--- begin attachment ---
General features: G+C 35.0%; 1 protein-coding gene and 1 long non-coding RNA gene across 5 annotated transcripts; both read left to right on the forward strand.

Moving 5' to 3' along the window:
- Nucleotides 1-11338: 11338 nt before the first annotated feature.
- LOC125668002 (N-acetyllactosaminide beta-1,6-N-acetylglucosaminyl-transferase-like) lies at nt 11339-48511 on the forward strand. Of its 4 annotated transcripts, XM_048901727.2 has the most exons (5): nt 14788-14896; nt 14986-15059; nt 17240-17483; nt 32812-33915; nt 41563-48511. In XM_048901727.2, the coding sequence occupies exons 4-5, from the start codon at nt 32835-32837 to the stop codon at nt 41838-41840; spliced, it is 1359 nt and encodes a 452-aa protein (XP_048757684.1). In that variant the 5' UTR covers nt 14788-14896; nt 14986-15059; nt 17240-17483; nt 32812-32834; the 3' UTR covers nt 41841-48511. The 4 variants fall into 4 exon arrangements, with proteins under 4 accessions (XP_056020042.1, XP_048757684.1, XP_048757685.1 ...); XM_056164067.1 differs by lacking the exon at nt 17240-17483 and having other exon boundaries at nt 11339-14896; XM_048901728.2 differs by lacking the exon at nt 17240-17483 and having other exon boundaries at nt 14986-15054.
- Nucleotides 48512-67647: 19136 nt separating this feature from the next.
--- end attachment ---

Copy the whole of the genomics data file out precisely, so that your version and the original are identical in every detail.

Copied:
General features: G+C 35.0%; 1 protein-coding gene and 1 long non-coding RNA gene across 5 annotated transcripts; both read left to right on the forward strand.

Moving 5' to 3' along the window:
- Nucleotides 1-11338: 11338 nt before the first annotated feature.
- LOC125668002 (N-acetyllactosaminide beta-1,6-N-acetylglucosaminyl-transferase-like) lies at nt 11339-48511 on the forward strand. Of its 4 annotated transcripts, XM_048901727.2 has the most exons (5): nt 14788-14896; nt 14986-15059; nt 17240-17483; nt 32812-33915; nt 41563-48511. In XM_048901727.2, the coding sequence occupies exons 4-5, from the start codon at nt 32835-32837 to the stop codon at nt 41838-41840; spliced, it is 1359 nt and encodes a 452-aa protein (XP_048757684.1). In that variant the 5' UTR covers nt 14788-14896; nt 14986-15059; nt 17240-17483; nt 32812-32834; the 3' UTR covers nt 41841-48511. The 4 variants fall into 4 exon arrangements, with proteins under 4 accessions (XP_056020042.1, XP_048757684.1, XP_048757685.1 ...); XM_056164067.1 differs by lacking the exon at nt 17240-17483 and having other exon boundaries at nt 11339-14896; XM_048901728.2 differs by lacking the exon at nt 17240-17483 and having other exon boundaries at nt 14986-15054.
- Nucleotides 48512-67647: 19136 nt separating this feature from the next.